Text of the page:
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Are the Rays really "All-In" for 2014?

Is it 'World Series or bust' for the Tampa Bay Rays in 2014?

J. Meric

If there's one commonality you saw among Tampa Bay Rays fans yesterday after the Grant Balfour signing, it was the question of, "are the Rays going all-in in 2014?"

Judging by the moves they've made relative to the Rays' standards...a quick answer would be yes.

A list of the off-season transactions for the Rays:

1. Re-signed James Loney to three year deal (bringing back the entire Gold Glove-caliber INF from 2013)

2. Acquired pitch-framer and game-caller Ryan Hanigan for an upgrade at catcher

3. Acquired reliever Heath Bell for high-leverage situations

4. Acquired utility-man Logan Forsythe and four prospects from Padres in exchange for middle-reliever Alex Torres and pitching prospect Jesse Hahn

5. Under-the-radar signings of Jerry Sands and Jayson Nix who will likely make an impact during the MLB season

6. Stuck it to the Baltimore Orioles and signed closer Grant Balfour to a two-year deal after they disagreed with the Rays team doctor's medical opinion

That list doesn't even include picking up David DeJesus' option and re-negotiating his contract to a multi-year deal. Oh, and did I mention David Price signed a one-year deal worth $14 million?

The 2014 season certainly looks to be an "all-in" kind of year for the Rays. By bringing back nearly everyone from last year's squad, they enter late January with an "unsustainable" payroll north of $75 million. However, if you ask team owner Stu Sternberg, 2014 is all but an "all-in" year.

"All-in means 'no next year'," Sternberg said in an interview with "We could go that way and run $25 million payrolls the next three years and bankrupt our farm system. That would be all-in"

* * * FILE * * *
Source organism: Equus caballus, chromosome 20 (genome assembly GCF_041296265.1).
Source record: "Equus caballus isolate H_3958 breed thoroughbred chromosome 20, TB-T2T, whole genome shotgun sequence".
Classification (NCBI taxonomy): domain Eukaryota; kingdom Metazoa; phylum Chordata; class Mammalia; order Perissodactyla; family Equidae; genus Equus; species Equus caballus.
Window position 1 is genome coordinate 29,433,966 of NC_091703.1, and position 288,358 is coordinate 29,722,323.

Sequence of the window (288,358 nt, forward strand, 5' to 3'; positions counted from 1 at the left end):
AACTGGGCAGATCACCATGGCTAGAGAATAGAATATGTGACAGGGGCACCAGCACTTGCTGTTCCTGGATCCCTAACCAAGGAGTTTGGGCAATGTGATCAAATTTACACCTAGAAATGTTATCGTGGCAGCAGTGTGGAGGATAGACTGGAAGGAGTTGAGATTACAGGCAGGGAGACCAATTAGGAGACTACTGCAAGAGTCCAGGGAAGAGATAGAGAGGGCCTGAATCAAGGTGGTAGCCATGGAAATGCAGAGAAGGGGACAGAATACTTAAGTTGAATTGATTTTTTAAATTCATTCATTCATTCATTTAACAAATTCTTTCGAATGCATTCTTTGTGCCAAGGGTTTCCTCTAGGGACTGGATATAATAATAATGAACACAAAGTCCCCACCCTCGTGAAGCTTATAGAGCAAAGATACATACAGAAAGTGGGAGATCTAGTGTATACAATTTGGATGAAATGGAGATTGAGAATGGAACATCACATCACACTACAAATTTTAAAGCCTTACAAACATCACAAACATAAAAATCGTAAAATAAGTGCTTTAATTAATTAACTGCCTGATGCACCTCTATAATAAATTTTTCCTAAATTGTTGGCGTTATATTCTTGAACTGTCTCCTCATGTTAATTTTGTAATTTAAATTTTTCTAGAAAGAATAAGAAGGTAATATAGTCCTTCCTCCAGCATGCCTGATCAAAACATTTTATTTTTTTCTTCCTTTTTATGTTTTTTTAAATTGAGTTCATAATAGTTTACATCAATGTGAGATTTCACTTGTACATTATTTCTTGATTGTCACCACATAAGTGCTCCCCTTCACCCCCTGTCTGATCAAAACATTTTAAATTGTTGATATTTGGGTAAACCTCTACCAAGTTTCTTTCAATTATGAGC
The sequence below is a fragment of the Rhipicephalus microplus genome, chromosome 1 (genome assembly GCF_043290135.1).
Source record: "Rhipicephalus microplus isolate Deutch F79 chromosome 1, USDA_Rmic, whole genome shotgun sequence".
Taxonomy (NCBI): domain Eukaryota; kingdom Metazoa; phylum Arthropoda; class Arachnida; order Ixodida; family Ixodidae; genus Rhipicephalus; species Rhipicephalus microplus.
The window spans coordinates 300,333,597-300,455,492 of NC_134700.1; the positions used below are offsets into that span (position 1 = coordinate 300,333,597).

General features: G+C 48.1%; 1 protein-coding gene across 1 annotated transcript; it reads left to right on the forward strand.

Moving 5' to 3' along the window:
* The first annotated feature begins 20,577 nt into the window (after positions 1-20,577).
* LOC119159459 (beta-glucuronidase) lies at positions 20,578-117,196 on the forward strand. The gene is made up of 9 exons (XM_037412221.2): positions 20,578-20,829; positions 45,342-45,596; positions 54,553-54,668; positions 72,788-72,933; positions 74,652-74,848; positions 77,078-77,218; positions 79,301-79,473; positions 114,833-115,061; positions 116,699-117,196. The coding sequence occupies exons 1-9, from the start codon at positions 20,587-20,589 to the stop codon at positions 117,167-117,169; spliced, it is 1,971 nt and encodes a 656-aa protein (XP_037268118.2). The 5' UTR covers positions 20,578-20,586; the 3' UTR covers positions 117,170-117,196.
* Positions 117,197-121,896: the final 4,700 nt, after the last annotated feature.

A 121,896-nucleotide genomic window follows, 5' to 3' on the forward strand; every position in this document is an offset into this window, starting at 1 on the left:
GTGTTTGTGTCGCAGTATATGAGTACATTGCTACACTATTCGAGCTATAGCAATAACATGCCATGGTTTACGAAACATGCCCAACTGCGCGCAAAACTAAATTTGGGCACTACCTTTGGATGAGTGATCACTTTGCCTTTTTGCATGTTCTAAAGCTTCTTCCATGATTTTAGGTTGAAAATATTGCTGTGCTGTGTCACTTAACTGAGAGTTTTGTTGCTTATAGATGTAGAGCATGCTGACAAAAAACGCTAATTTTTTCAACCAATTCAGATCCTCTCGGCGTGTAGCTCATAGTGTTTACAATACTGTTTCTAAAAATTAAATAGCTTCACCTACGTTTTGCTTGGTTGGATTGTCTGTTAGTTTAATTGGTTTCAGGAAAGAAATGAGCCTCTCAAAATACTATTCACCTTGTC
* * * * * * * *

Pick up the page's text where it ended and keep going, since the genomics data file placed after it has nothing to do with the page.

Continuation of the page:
And Sternberg brings up a good point. Many would be quick to believe that the Rays are looking at 2014 as World Series or bust kind of year, but if you look at their roster and their contracts, they tell a different story.

Virtually, all key pieces to the Rays' puzzle are guaranteed for beyond the 2014 season. You could argue that Price will more than likely be traded during or after this season (if he isn't before the start of the 2014 season), but even then, a return on Price will command top talent. Combine that with the remaining players and this is a team built to win for the foreseeable future.

Could some of the Rays' off-season acquisitions flame out this year? Sure. That's a risk every season. But if you have learned one thing as supporters of this team, it's to never doubt the moves the Rays make. Not only is this team to built for 2014, but the core pieces will be around much longer than that.

As Sternberg always says, the goal of the Rays is to "play meaningful games in September." It's clear that 2014 isn't an all-in season, but rather a strong commitment to the Rays playing those meaningful games for several years to come and hopefully bringing a World Series champion to the Tampa Bay area.